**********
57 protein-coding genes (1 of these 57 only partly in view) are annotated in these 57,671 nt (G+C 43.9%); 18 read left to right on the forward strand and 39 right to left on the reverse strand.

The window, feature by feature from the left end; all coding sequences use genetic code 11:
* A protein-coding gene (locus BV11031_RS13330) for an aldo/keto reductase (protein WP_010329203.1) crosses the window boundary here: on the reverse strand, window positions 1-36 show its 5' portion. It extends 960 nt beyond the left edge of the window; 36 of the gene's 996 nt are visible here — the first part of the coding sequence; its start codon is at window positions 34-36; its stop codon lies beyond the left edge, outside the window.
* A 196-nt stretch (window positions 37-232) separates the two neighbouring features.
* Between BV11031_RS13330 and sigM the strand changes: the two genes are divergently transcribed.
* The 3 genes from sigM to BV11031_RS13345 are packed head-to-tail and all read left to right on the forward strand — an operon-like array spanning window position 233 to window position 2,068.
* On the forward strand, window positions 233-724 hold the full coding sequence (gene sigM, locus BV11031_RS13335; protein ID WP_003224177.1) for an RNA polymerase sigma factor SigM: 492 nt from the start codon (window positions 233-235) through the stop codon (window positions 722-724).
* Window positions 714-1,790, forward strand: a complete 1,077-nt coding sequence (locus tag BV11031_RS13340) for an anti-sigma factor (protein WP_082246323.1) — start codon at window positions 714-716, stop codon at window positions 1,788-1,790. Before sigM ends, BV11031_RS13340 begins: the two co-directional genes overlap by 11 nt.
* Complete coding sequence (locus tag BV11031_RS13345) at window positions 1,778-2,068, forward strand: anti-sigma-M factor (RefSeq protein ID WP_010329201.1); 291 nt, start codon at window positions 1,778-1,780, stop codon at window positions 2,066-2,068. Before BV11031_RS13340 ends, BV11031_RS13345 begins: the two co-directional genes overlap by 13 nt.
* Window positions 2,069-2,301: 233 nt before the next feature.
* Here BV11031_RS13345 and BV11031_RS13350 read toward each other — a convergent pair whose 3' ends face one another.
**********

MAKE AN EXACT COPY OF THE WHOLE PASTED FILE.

57 protein-coding genes (1 of these 57 only partly in view) are annotated in these 57,671 nt (G+C 43.9%); 18 read left to right on the forward strand and 39 right to left on the reverse strand.

The window, feature by feature from the left end; all coding sequences use genetic code 11:
* A protein-coding gene (locus BV11031_RS13330) for an aldo/keto reductase (protein WP_010329203.1) crosses the window boundary here: on the reverse strand, window positions 1-36 show its 5' portion. It extends 960 nt beyond the left edge of the window; 36 of the gene's 996 nt are visible here — the first part of the coding sequence; its start codon is at window positions 34-36; its stop codon lies beyond the left edge, outside the window.
* A 196-nt stretch (window positions 37-232) separates the two neighbouring features.
* Between BV11031_RS13330 and sigM the strand changes: the two genes are divergently transcribed.
* The 3 genes from sigM to BV11031_RS13345 are packed head-to-tail and all read left to right on the forward strand — an operon-like array spanning window position 233 to window position 2,068.
* On the forward strand, window positions 233-724 hold the full coding sequence (gene sigM, locus BV11031_RS13335; protein ID WP_003224177.1) for an RNA polymerase sigma factor SigM: 492 nt from the start codon (window positions 233-235) through the stop codon (window positions 722-724).
* Window positions 714-1,790, forward strand: a complete 1,077-nt coding sequence (locus tag BV11031_RS13340) for an anti-sigma factor (protein WP_082246323.1) — start codon at window positions 714-716, stop codon at window positions 1,788-1,790. Before sigM ends, BV11031_RS13340 begins: the two co-directional genes overlap by 11 nt.
* Complete coding sequence (locus tag BV11031_RS13345) at window positions 1,778-2,068, forward strand: anti-sigma-M factor (RefSeq protein ID WP_010329201.1); 291 nt, start codon at window positions 1,778-1,780, stop codon at window positions 2,066-2,068. Before BV11031_RS13340 ends, BV11031_RS13345 begins: the two co-directional genes overlap by 13 nt.
* Window positions 2,069-2,301: 233 nt before the next feature.
* Here BV11031_RS13345 and BV11031_RS13350 read toward each other — a convergent pair whose 3' ends face one another.